As we put another year of conducting research with sports enthusiasts in the rear-view mirror, there’s opportunity to reflect on what we’ve collectively learned. I’ve often used this space to admonish those who eschew an appreciation and understanding of fan motivations for a greater focus on marketing’s shiny new toys.
To borrow a cliché that I first heard many years ago, too many sports marketers get caught in a trap that embraces a solution looking for a problem, rather than beginning the search for breakthrough resonance by placing ourselves in the mindset of those we are trying to influence. I’m talking about the classic case of product-focused, rather than target-centric marketing. We do a good job of articulating what we are trying to sell, rather than what the customer wants to buy.
Granted, understanding the customer is arguably harder today than when I first got into this business. We have more customer data than ever before, and a proliferation of spiffy tools with which we can attempt to analyze it. But customers also has also grown to rely upon more marketing mix channels, as they sift through exponentially greater reams of information and misinformation.
Couple this reality with a greater demand for sports marketing program efficiency, expedience, and often unrealistic expectations, and it’s not surprising that one often foregoes the exercise of drilling down to better understand customers. “Ready, aim, fire” becomes “fire, fire, aim.”
My holiday gift to you is to try to provide a simplified segmentation of sports fan motivations and desires that shines some light on two “generic strategies” for sports marketing activation. I recognize that this goes against the very fiber with which we’ve built a sports research agency that embraces the segment of one and recognizes how uncovering nuance can yield insight.
But as I recollect some of the more successful programs that our research has helped to develop and evaluate, there appear to be a pair of dichotomous fan motivations that when understood, yield the most effective sports marketing programs that have a chance to cut through the clutter.
Generic Strategy #1—Offer Unparalleled Access
A common theme of some of the best sports marketing programs that we’ve seen are those that target the super fan that values a deep and differentiated relationship with a given property. These include the “inside the ropes,” back-of-the-house tours and unique up-close-and-personal experiences. The fan takes batting practice before the game, attends a one-on-one meet-and-greet with a favorite player or has a gateway to other thought leaders and kindred spirits through well-thought-out and carefully curated digital communities.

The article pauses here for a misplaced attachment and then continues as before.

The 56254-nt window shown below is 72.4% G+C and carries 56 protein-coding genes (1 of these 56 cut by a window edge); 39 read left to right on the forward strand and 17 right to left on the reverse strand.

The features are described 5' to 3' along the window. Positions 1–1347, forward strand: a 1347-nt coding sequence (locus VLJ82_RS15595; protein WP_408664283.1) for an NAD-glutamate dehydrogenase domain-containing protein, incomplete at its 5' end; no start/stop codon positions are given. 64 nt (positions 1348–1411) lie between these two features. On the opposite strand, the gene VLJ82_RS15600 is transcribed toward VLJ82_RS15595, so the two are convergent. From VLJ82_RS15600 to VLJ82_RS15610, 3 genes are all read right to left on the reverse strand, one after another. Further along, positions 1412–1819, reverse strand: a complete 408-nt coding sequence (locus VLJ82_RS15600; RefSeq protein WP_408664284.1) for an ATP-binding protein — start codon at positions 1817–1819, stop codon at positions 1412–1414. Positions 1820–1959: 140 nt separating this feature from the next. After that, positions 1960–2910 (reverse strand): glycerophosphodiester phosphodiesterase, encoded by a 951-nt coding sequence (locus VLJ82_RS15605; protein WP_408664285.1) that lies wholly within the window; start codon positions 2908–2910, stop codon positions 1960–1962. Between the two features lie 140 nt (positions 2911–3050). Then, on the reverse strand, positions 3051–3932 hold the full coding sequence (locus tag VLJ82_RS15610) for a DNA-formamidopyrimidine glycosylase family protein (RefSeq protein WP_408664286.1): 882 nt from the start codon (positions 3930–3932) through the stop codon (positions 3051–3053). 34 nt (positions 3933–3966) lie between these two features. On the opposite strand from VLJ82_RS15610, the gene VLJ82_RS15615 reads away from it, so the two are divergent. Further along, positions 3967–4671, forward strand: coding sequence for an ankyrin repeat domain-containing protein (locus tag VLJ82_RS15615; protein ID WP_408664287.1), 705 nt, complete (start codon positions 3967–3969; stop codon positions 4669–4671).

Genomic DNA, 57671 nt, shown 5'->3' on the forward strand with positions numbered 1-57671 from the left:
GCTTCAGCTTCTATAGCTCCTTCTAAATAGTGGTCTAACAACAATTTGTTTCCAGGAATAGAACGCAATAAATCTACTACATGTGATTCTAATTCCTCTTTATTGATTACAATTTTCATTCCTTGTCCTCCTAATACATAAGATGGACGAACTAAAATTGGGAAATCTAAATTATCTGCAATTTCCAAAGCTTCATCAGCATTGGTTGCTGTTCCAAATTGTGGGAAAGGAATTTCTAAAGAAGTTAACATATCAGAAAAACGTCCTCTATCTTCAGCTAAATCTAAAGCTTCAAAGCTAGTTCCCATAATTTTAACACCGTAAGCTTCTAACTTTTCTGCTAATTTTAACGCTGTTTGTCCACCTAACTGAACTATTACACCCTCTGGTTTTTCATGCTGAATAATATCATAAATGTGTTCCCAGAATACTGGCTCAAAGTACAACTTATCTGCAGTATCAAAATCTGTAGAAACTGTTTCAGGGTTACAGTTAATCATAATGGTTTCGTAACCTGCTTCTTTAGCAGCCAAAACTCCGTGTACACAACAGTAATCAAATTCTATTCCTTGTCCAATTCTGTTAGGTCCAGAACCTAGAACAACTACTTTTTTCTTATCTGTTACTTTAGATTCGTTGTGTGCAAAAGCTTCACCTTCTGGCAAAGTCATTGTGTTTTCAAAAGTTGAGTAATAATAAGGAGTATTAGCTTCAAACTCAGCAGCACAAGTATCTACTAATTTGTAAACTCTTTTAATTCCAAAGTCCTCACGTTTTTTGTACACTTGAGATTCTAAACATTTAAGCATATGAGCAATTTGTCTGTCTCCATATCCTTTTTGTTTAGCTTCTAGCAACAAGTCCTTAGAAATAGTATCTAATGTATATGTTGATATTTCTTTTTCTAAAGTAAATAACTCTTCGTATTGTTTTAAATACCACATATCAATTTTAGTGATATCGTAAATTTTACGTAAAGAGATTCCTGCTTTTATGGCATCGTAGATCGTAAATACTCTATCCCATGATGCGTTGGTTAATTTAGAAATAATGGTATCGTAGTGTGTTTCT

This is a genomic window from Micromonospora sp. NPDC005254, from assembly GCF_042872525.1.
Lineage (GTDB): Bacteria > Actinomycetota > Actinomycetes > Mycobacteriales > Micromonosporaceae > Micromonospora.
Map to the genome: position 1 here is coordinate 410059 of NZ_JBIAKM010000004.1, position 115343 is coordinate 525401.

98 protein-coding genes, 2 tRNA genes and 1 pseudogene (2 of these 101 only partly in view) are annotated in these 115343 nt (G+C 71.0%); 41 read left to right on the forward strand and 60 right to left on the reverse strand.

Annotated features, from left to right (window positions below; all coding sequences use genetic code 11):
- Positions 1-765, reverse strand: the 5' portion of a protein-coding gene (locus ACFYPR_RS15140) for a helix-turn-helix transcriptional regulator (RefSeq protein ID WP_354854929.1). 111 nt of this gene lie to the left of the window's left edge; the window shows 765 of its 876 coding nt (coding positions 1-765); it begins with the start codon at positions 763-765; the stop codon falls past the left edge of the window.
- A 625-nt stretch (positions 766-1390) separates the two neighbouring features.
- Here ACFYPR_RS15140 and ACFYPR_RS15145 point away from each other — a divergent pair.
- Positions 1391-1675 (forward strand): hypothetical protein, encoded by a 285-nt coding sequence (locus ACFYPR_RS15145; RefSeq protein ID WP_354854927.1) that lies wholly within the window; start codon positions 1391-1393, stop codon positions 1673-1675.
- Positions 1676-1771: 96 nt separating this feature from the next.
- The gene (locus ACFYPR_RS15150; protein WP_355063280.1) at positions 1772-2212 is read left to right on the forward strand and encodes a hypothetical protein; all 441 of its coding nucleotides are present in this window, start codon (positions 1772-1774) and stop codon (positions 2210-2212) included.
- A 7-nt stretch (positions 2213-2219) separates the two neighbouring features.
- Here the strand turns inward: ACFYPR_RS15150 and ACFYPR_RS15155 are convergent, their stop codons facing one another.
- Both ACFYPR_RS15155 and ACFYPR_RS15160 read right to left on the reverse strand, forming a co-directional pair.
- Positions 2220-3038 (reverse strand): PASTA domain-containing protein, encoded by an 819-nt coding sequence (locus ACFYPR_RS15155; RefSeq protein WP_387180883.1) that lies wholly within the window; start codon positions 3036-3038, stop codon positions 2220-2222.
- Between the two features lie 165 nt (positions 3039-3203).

The operative outcomes for this fan are association with an experience that provides for participation and interactivity. By becoming part of the team or event, the fan develops a bond within what we’ve previously labeled a “brand community.” The property or affiliated brand that facilitates this community becomes an authentic part of it, therefore earning the trust and credibility that are foundational prerequisites for building strong lifetime customer value. People buy from friends.
Generic Strategy #2—Offer Unadulterated Escape
The first generic strategy is probably the easier of the two for sports marketers to relate to. We typically and rightfully see ourselves in a similar position, as insiders who likely gravitated to the industry because of our own passion for and commitment to sports. More overlooked is the fan or “guest” who, often subconsciously, values the sports environment as something that they needn’t live or die with on the scoreboard or in the standings.
Rather, this is the event enthusiast who seeks the escapist benefits of leaving behind their work-a-day struggles and monotony in exchange for an experience that is less about placing them inside the huddle and more about creating memories with family and friends, unencumbered by any perceived outside influence or static. These include fans who reject political activism in sports…not necessarily because they disagree with the messages (though many do), but because sports, in their mind, is an oasis or sanctuary from all of the noise that they confront elsewhere.
It’s about simplicity, pageantry and the nostalgia of a perceived better and less complex time, fleeting though it may be. While the essence of marketing may seem antithetical to this pristine environment, those marketers that embrace it can subtly insert themselves as the prime facilitators of this valued refuge and similarly build a customer relationship.